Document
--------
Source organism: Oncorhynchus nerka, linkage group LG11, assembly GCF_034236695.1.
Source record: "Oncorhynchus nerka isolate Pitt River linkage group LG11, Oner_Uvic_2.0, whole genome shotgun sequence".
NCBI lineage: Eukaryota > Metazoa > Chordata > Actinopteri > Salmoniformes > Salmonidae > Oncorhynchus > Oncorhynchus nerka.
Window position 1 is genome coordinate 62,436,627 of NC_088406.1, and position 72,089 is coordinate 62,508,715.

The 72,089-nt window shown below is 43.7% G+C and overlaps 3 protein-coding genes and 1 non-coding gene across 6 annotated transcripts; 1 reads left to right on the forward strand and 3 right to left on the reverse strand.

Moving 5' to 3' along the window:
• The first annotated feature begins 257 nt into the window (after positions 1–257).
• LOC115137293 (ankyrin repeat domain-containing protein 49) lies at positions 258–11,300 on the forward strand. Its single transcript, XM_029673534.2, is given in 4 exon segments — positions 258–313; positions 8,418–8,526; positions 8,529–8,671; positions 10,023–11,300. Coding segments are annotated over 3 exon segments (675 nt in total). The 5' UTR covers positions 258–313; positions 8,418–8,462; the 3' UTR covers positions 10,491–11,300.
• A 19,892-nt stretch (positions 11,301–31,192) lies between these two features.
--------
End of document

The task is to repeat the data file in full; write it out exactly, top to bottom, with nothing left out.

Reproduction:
Source organism: Oncorhynchus nerka, linkage group LG11, assembly GCF_034236695.1.
Source record: "Oncorhynchus nerka isolate Pitt River linkage group LG11, Oner_Uvic_2.0, whole genome shotgun sequence".
NCBI lineage: Eukaryota > Metazoa > Chordata > Actinopteri > Salmoniformes > Salmonidae > Oncorhynchus > Oncorhynchus nerka.
Window position 1 is genome coordinate 62,436,627 of NC_088406.1, and position 72,089 is coordinate 62,508,715.

The 72,089-nt window shown below is 43.7% G+C and overlaps 3 protein-coding genes and 1 non-coding gene across 6 annotated transcripts; 1 reads left to right on the forward strand and 3 right to left on the reverse strand.

Moving 5' to 3' along the window:
• The first annotated feature begins 257 nt into the window (after positions 1–257).
• LOC115137293 (ankyrin repeat domain-containing protein 49) lies at positions 258–11,300 on the forward strand. Its single transcript, XM_029673534.2, is given in 4 exon segments — positions 258–313; positions 8,418–8,526; positions 8,529–8,671; positions 10,023–11,300. Coding segments are annotated over 3 exon segments (675 nt in total). The 5' UTR covers positions 258–313; positions 8,418–8,462; the 3' UTR covers positions 10,491–11,300.
• A 19,892-nt stretch (positions 11,301–31,192) lies between these two features.